size declined rapidly in 10 days (Bierer and Vickers, 1959).

         Five groups, each of 16 pullets six months of age, were fed for
    19 days on:

    (i)  a protein laying ration, plus non-fumigated oats;

    (ii)  a protein laying ration, plus oats fumigated at the rate of 1.1

    (iii) a protein laying ration, plus oats fumigated at the rate of 3.3

    (iv)  a commercial, all-mash ration, non-fumigated;

    (v)   a commercial, all-mash ration, the corn component of which had
          been fumigated previously at the rate of 1.1 ml/kg.

         The fumigant was a commercial mixture containing carbon
    tetrachloride 64%, ethylene dichloride 29% and ethylene dibromide 7%.
    After fumigation the grain was allowed to air for two weeks.

         In those groups which received fumigated oats, egg size was
    seriously and significantly depressed, more so at the heavy dosage
    (when production was totally arrested) than at the lower dosage. A
    smaller but still significant depression of egg production was

    observed in the birds on the mash ration containing fumigated oats
    subsequently ground (Caylor and Laurent, 1960).

    Comments on the experimental studies reported

    1. When ethylene dibromide is used as a fumigant on food products a
    little of the compound may be converted to inorganic bromides by
    reaction with the foodstuff, but the major part remains absorbed in
    the unchanged form for some time.

    2. As far as can be judged from the experimental studies here
    reported, the quantity of inorganic bromide is usually insufficient to
    be of any serious consequence when food products previously fumigated
    with ethylene dibromide are consumed.

    3. Similarly, there is little reason to believe that the limited
    changes brought about chemically in the foodstuff by the action of
    ethylene dibromide on its components are responsible for any
    significant changes in its food value or for the production of any
    toxic substances.

    4. On the other hand, the deleterious effects observed experimentally
    with the feeding of fumigated rations to animals can be attributed, in
    all probability, to the residue of unchanged etnylene dibromide.

    5. The feeding studies carried out with ethylene dibromide, either fed
    directly or as a residue after fumigation, are principally concerned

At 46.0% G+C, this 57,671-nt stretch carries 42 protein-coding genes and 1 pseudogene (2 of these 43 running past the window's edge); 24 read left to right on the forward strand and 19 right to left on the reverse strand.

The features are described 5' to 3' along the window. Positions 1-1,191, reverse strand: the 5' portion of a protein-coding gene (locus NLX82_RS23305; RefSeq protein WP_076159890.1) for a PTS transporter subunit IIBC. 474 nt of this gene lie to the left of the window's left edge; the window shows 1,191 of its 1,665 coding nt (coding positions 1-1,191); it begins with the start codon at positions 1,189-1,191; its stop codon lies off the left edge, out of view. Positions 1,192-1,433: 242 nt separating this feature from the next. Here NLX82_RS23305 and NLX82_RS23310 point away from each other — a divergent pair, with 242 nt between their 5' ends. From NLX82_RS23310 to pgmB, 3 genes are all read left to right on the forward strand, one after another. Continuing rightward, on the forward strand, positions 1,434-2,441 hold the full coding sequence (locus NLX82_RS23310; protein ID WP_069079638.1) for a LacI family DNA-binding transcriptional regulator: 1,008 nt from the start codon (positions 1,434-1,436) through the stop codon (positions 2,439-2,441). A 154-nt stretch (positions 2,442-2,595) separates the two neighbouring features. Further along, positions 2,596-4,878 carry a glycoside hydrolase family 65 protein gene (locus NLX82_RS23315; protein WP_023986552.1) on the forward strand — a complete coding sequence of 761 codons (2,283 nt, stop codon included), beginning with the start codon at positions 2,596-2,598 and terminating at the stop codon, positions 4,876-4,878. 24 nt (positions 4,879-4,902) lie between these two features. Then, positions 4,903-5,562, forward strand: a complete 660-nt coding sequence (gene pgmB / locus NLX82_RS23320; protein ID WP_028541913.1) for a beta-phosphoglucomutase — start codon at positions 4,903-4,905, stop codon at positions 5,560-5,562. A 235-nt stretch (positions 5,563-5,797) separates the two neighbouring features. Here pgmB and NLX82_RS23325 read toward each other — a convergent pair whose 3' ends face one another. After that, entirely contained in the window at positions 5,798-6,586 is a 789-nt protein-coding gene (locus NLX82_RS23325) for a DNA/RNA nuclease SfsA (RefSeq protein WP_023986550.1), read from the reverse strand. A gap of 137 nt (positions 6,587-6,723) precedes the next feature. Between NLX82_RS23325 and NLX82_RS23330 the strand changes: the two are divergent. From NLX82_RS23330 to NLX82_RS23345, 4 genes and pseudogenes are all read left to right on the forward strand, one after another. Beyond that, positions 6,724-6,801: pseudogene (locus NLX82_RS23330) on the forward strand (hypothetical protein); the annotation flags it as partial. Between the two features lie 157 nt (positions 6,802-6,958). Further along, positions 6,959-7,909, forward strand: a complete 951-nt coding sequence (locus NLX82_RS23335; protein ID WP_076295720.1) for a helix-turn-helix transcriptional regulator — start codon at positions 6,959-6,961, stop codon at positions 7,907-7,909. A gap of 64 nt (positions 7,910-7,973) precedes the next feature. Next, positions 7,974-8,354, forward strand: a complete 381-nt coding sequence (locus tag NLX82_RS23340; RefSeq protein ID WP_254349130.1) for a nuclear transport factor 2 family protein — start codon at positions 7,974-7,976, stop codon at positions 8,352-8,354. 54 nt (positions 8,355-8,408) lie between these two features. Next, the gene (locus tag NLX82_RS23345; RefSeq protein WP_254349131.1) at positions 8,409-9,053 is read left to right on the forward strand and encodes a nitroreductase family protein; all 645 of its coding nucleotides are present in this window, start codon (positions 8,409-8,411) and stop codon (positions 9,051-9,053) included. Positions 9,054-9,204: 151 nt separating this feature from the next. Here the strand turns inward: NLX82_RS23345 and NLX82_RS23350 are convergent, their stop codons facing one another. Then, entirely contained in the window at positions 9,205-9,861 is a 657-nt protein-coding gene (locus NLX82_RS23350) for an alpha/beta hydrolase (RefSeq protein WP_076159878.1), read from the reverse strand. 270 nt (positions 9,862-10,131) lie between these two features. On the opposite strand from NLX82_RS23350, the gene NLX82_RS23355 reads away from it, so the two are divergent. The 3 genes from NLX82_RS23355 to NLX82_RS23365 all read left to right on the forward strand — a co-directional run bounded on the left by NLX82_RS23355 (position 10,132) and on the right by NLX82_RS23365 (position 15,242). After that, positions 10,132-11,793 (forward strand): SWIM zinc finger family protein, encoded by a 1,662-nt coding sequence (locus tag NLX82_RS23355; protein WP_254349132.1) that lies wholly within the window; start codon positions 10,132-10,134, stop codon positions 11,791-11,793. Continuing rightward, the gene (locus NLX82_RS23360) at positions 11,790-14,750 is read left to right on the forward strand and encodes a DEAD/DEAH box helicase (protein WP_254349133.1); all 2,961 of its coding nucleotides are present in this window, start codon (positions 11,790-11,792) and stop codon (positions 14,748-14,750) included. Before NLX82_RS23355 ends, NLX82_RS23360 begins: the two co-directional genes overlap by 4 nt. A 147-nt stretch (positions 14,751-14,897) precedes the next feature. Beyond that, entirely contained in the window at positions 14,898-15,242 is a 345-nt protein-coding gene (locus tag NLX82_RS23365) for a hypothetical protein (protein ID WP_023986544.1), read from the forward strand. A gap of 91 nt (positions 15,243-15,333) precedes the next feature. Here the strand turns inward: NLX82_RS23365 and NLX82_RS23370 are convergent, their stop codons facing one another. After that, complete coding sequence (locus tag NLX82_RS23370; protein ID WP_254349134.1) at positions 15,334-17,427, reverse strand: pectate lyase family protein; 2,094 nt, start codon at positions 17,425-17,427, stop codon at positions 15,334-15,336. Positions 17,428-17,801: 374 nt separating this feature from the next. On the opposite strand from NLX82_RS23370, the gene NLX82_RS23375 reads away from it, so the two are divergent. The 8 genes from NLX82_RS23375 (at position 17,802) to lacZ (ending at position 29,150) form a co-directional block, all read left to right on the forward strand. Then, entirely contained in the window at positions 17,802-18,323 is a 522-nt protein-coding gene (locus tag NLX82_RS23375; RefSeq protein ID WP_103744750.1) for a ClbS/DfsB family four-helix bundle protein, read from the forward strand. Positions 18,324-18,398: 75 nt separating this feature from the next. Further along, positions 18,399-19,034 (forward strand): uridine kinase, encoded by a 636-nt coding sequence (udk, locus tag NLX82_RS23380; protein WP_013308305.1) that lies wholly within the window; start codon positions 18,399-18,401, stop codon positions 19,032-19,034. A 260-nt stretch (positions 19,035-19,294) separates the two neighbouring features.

with poultry. This is a species which seems particularly sensitive to
    the compound, for the other experiments on animals, though limited,
    give little indication of toxicity.

    6. This action of ethylene dibromide on poultry may be due to
    interference with the hormonal balance.


         On the available toxicological evidence ethylene dibromide should
    be used for fumigation of foodstuffs only on condition that no residue
    (the sensitivity of the present analytical method being 1 ppm) of the
    unchanged compound will reach the consumer.

         The small residue of inorganic bromide is unlikely to make any
    significant contribution to the total bromide content of the

    Further work required

         Further investigation of the effect of processing and cooking on
    residual ethylene dibromide in food.

         Feeding studies should be carried out on two mammalian species to
    determine the effect of long-term feeding of ethylene dibromide with
    particular reference to reproduction.


    Aman, J., Farkas, L. & Ben-Shamai, M. H. (1946) Ann. appl. Biol.,
    33, 389

    Bierer, B. W. & Vickers, C. L. (1959) J. Amer. vet. med. Ass.,
    134, 452

    Bondi, A., Olomucki, E. & Calderon, M. (1955) J. Sci. Food Agric.,
    6, 600

    Bridges, R. G. (1956) J. Sci. Food Agric., 7, 305

    Caylor, J. F. & Laurent, C. K. (1960) Poultry Sci., 39, 216

    Fuller, H. L. & Morris, G. K. (1962) Poultry Sci., 41, 645

    Fuller, H. L. & Morris, G. K. (1963) Poultry Sci., 42, 508

    Heuser, S. G. (1961) J. Sci. Food Agric., 12, 103

    Monro, H. A. U. (1961) Manual of fumigation for insect control, FAO,
    Agric. Studies, 56

    Morris, G. K. & Fuller, H. L. (1963) Poultry Sci., 42, 15

    von Oettingen, W. F. (1955) The halogenated aliphatic, olefinic,
    cyclic, aromatic and aliphatic-aromatic hydrocarbons, including the
    halogenated insecticides, their toxicity and potential dangers,
    Public Health Service Publ. No. 414

    Olmstead, E. V. (1960) Arch. environm. Hlth, 21, 525

    Olomucki, E. (1957) Nature (Lond.), 180, 1358

    Olomucki, E. & Bondi, A. (1955) J. Sci. Food Agric., 6, 592

    Rowe, V. K., Hollingsworth, R. L. & McCollister, D. D. (1954) J.
    Agric. Food Chem., 2, 1318

    Rowe, V. K., Spencer, H. C., McCollister, D. D., Hollingsworth, R. L.
    & Adams, E. M. (1952) Arch. industr. Hyg., 6, 158

    Sinclair, W. B., Lindgren, D. L. & Forbes, R. (1962) J. econ. Ent.,
    55, 836

    See Also:
       Toxicological Abbreviations
       Ethylene dibromide (ICSC)
       Ethylene dibromide (FAO/PL:CP/15)
       Ethylene dibromide (FAO/PL:1967/M/11/1)
       Ethylene dibromide (FAO/PL:1968/M/9/1)
       Ethylene Dibromide (IARC Summary & Evaluation, Volume 71, 1999)